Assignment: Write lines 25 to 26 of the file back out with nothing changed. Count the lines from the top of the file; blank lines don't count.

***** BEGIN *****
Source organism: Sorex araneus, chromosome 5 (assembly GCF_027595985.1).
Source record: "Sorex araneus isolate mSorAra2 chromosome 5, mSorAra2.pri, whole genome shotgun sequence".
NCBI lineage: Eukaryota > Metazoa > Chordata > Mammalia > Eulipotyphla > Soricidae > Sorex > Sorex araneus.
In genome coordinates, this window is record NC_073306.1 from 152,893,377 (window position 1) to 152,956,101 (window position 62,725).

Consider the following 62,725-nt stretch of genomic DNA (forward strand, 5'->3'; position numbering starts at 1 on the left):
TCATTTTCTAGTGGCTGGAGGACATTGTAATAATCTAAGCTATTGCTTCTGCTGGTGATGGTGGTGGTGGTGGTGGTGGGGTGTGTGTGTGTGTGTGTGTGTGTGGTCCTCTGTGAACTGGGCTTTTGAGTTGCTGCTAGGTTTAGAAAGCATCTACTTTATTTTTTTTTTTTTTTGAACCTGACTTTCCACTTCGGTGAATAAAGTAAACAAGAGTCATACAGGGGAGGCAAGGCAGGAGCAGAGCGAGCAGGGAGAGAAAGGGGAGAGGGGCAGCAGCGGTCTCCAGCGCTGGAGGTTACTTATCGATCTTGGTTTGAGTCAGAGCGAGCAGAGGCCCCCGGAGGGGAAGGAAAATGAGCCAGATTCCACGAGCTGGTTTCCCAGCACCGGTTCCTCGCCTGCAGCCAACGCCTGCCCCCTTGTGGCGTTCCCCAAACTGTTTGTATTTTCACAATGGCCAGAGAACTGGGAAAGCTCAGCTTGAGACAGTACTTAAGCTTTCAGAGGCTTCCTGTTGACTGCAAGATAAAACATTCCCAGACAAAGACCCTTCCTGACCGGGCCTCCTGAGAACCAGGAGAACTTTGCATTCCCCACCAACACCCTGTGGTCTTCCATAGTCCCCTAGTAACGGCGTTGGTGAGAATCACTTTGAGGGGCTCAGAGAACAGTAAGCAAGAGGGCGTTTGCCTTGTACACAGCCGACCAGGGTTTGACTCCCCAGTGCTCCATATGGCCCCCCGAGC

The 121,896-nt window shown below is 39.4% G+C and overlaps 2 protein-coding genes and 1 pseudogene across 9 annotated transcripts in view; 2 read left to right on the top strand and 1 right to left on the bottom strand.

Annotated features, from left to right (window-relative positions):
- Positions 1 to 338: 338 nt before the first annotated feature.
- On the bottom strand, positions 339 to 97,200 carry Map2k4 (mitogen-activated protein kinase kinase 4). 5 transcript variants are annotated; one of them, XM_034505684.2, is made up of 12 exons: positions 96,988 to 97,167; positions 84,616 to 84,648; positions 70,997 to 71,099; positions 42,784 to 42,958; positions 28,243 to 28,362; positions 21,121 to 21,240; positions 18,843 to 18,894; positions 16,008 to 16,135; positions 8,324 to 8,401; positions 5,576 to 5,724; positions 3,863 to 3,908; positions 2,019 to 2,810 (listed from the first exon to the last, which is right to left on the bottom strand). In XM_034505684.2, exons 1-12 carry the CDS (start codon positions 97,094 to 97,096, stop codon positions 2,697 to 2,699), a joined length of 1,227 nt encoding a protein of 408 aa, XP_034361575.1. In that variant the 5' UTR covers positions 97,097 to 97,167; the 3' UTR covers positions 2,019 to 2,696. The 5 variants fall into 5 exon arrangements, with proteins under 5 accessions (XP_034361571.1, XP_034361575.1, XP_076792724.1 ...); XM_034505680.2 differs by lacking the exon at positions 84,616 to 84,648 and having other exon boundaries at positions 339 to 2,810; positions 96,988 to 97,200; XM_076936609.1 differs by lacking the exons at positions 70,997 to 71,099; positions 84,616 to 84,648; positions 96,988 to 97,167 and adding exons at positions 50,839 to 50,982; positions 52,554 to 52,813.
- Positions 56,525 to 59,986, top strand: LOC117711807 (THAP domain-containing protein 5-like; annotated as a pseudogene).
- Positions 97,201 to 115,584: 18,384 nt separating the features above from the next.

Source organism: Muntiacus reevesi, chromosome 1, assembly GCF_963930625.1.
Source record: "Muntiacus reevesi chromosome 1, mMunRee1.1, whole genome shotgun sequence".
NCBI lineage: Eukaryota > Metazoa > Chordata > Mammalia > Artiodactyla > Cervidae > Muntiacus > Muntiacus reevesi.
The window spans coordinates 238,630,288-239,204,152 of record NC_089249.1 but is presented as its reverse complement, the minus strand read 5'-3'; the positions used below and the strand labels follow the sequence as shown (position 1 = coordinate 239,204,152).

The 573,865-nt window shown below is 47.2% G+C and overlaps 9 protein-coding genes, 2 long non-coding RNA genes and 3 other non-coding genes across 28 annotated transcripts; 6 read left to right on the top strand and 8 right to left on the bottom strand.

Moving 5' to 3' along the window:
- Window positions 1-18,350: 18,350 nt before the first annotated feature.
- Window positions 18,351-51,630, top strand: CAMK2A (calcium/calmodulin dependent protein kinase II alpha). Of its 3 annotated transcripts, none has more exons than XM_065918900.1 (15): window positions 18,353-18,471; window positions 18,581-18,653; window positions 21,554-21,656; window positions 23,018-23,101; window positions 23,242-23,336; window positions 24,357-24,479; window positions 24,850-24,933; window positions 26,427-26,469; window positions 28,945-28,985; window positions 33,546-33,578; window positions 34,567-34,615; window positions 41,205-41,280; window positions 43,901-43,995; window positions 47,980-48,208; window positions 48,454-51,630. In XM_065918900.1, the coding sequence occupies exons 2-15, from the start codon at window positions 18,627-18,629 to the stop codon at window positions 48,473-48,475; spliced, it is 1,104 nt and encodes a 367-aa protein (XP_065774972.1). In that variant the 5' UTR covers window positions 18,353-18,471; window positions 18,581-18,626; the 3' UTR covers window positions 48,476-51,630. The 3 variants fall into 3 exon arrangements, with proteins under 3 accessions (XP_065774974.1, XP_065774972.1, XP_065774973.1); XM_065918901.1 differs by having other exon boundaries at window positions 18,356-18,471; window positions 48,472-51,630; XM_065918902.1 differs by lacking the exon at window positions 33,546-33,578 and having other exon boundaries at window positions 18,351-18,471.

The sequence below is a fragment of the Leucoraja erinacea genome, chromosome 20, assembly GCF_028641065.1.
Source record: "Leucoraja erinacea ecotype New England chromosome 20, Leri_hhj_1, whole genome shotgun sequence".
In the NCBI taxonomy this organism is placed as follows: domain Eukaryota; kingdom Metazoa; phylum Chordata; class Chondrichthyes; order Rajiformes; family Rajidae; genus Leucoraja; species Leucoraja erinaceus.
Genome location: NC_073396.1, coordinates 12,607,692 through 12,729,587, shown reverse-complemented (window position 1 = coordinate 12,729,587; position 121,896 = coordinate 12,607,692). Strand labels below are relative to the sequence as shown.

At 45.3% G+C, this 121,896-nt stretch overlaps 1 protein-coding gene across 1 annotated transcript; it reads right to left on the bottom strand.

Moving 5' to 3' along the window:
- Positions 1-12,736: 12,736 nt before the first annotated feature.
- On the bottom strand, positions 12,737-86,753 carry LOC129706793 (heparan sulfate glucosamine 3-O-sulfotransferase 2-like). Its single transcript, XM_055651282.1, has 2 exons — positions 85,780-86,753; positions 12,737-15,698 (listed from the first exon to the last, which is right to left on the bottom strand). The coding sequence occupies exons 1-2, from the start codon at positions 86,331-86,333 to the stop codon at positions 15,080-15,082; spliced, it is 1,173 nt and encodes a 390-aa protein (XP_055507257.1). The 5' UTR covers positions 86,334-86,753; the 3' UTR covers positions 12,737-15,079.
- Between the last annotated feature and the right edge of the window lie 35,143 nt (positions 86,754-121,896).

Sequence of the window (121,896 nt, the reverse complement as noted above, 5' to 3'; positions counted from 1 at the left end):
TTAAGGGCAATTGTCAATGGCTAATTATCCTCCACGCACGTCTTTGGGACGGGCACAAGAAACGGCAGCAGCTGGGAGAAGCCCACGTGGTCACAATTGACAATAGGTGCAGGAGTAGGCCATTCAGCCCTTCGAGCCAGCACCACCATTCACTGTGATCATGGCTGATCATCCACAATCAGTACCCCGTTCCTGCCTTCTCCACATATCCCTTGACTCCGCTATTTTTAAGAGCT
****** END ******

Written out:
At 45.3% G+C, this 121,896-nt stretch overlaps 1 protein-coding gene across 1 annotated transcript; it reads right to left on the bottom strand.

Moving 5' to 3' along the window: